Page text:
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The Fed’s Switch to Average Inflation Targeting

By Dan Carter
Policy
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Federal Reserve
  • At the recent Jackson Hole symposium, the Federal Reserve (Fed) announced a new monetary policy framework that introduced an average inflation targeting regime and broader definition of full employment. 
  • For inflation, the goal is now to achieve an average inflation target of 2% versus the current annual target of that amount. This means the Fed will now allow inflation to overshoot 2% temporarily if it was below that level previously and vice versa.
  • Employment will now be viewed in a broader context that will focus on maximizing employment as long as inflation risks are not evident. This means the Fed will no longer preemptively raise interest rates as the unemployment rate reaches low levels. Instead, it will wait until price pressures emerge. 
  • The Fed’s main challenge is to demonstrate it can achieve its inflation target after years of undershooting 2%, without stoking fears that it will lose control of the process.
  • Markets reacted positively to the announcement, but achieving the new goals will be a long-term effort with many uncertainties. In portfolios, we remain positioned for relatively stable interest rates and a continuation of economic growth supported by fiscal and monetary policy.

A New Way to Target Inflation

In November 2018, the Federal Open Market Committee (FOMC) launched the first ever comprehensive review of its monetary policy framework. The undertaking, focused on the Fed’s strategies, tools, and communications practice, solicited opinions from outside experts and engaged the public in a series of Fed Listens events. Last week, FOMC Chairman Jay Powell summarized the outcome of the review at the Fed’s annual Jackson Hole symposium.

The most important item on the agenda was the FOMC’s inflation-targeting strategy, which has targeted an annual inflation rate of 2% as measured by the price index of the personal consumption (PCE) deflator. While the FOMC’s goal has been to anchor long-term inflation expectations, this metric has only averaged 1.3% per annum in the past eight years. Moreover, with the Fed funds rate now close to zero, policymakers are concerned that falling inflation expectations raise the expected real interest rate, thereby tightening financial conditions.

To address this problem, the FOMC adopted what it refers to as flexible average inflation targeting. In the future, the Fed will aim to achieve average annual inflation of 2% over a prescribed period. In practice, the Fed will now allow inflation to exceed 2% following a period of below target inflation such as the U.S. has experienced for the past several years. This procedure differs from the conventional way of targeting inflation, in which bygones are bygones – i.e., it ignores past misses and begins each year anew.

While the new regime of average annual inflation targeting is clear, market participants are unsure whether it can be attained. Inflation expectations imbedded in markets have persisted at low levels in recent years (Figure 1). With inflation consistently below 2% since the financial crisis (Figure 2), markets doubt the ability and desire of the Fed to achieve target inflation. Additionally, desire alone will not result in achieving this new target.  The Fed will likely adopt new measures over the coming months to solidify confidence in the new framework.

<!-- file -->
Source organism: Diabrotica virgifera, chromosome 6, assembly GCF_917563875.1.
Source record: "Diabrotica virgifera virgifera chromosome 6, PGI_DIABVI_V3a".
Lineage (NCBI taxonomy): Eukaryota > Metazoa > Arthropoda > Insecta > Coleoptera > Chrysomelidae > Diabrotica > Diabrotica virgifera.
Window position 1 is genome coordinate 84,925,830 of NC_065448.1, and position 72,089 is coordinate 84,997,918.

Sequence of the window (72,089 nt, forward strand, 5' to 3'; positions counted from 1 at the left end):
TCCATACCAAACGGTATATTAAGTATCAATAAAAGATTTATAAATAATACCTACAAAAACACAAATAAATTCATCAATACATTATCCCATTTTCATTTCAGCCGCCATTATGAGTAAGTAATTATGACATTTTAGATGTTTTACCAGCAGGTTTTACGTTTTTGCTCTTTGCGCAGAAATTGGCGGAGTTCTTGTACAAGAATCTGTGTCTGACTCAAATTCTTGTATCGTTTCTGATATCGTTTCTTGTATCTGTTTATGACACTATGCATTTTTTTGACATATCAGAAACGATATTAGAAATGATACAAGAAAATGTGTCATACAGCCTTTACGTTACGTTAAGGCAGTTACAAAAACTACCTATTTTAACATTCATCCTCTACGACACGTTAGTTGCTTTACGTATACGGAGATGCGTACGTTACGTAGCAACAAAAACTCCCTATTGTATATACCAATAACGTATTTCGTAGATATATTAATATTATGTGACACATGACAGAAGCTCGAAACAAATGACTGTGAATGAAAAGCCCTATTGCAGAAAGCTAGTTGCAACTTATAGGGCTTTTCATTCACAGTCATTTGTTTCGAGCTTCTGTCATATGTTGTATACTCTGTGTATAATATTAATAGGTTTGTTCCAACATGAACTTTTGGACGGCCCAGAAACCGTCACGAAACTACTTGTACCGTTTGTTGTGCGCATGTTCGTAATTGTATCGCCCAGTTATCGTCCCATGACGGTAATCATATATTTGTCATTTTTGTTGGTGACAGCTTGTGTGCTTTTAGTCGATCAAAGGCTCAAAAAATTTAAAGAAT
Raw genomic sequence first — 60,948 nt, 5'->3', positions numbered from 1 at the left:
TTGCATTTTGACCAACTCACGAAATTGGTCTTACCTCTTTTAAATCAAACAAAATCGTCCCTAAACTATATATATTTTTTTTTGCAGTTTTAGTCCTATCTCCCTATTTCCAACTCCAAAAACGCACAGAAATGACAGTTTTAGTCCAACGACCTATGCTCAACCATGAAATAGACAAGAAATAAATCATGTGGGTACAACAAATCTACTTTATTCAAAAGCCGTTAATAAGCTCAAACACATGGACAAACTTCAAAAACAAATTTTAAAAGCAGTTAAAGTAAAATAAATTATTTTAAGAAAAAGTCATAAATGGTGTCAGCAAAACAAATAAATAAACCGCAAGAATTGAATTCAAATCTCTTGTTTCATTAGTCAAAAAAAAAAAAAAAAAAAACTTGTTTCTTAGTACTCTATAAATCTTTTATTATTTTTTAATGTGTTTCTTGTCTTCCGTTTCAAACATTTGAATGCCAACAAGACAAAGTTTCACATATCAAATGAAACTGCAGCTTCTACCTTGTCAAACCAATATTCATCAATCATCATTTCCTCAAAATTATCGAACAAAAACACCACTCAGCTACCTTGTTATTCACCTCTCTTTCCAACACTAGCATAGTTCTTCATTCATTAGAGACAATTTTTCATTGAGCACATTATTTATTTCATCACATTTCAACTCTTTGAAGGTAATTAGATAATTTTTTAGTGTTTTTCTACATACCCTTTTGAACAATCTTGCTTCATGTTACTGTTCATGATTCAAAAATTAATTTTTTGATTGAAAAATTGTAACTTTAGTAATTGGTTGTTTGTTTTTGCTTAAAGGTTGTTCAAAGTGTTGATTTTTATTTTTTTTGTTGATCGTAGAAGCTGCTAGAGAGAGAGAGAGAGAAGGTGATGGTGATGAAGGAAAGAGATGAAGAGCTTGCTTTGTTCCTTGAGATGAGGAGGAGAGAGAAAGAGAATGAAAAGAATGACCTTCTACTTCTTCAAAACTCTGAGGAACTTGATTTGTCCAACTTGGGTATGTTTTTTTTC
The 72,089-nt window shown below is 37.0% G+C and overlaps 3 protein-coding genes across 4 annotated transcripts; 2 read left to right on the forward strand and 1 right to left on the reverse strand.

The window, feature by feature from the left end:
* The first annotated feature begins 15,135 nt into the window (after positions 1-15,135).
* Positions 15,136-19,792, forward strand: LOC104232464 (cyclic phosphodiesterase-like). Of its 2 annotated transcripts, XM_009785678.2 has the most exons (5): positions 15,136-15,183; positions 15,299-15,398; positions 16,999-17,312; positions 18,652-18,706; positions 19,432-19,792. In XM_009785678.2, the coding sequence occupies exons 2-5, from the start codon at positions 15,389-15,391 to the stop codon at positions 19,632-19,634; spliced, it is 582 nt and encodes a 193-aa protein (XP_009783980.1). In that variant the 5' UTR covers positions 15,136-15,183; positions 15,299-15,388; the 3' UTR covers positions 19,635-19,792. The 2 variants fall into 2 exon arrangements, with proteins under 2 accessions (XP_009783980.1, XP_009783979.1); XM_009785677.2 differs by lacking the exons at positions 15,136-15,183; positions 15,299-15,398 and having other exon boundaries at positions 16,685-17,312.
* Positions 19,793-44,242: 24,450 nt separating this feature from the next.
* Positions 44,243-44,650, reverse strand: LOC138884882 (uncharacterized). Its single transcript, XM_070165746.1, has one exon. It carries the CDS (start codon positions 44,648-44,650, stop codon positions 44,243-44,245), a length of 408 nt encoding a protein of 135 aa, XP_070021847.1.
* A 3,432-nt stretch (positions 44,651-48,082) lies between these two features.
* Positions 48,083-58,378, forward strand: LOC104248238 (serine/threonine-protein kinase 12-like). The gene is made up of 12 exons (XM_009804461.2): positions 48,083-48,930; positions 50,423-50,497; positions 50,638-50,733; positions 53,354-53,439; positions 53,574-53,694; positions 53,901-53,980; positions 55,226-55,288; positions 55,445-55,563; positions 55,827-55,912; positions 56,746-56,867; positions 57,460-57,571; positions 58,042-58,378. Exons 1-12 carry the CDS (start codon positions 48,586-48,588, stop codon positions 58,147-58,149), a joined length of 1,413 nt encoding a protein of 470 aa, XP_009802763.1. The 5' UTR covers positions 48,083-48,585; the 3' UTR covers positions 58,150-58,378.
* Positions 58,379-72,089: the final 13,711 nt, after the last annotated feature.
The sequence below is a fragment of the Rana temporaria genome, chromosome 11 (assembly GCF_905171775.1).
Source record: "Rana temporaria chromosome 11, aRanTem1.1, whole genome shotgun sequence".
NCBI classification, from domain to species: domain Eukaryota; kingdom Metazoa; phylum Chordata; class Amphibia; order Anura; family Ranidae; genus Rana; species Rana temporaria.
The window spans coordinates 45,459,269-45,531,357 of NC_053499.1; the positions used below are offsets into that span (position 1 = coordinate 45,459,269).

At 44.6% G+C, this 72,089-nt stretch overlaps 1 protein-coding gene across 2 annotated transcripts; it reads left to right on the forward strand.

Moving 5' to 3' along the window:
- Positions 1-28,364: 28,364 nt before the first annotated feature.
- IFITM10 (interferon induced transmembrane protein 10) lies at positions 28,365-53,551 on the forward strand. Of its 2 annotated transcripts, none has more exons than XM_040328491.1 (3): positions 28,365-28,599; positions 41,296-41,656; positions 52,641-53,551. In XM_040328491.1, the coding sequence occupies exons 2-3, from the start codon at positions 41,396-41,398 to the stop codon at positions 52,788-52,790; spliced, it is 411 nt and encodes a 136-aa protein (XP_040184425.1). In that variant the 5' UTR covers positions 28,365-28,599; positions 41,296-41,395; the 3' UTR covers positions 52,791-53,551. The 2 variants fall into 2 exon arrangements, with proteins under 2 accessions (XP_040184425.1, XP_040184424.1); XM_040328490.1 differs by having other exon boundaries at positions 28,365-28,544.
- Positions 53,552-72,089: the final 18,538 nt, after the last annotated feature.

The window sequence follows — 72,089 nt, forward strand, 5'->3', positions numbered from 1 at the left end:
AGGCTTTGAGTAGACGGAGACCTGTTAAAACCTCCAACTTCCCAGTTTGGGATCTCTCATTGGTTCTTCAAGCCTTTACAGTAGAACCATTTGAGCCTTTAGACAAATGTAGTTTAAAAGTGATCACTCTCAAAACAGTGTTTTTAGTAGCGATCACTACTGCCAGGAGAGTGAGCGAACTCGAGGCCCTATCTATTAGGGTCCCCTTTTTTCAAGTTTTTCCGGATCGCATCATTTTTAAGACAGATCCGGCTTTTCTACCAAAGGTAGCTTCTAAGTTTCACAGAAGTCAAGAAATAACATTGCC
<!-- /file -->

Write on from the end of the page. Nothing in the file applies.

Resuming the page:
Inflation Expectations  For informational purposes only.

Employment

The second, less anticipated, result of the framework review was a change to the way the Fed will evaluate the labor market in the context of maximizing employment. In the past, the Fed’s focus was achieving a level of employment that would not generate inflation. If employment rose above this level, the Fed would preemptively tighten policy to ward off expected rises in wages and overall inflation, a relationship described by the Phillips curve.

This supposed linkage between employment and inflation has a poor track record in recent years. Over the last few years, the unemployment rate declined to levels that the Phillips curve would indicate as rising inflation pressures. In contrast, inflation remained subdued and below target.  

The weakening in this relationship likely prompted the new focus on maximizing employment until price pressures emerge. The Fed will consider a wide range of indicators when evaluating the labor market, and indicators such as labor force participation will become more important. In the last expansion, a movement of workers back into the labor force resulted in higher labor force participation, more jobs, and higher levels of income. Moreover, this expansion of the labor force can benefit lower income and disadvantaged populations, a step toward narrowing the income gap in the U.S.

From a policy and market perspective, the implications of this change will be most evident when the U.S. returns to a healthy economy with high levels of employment. Provided inflation is consistent with an average of 2%, the Fed should not tighten policy to preempt inflation pressures. Instead, it will likely maintain policies that can foster continued employment growth.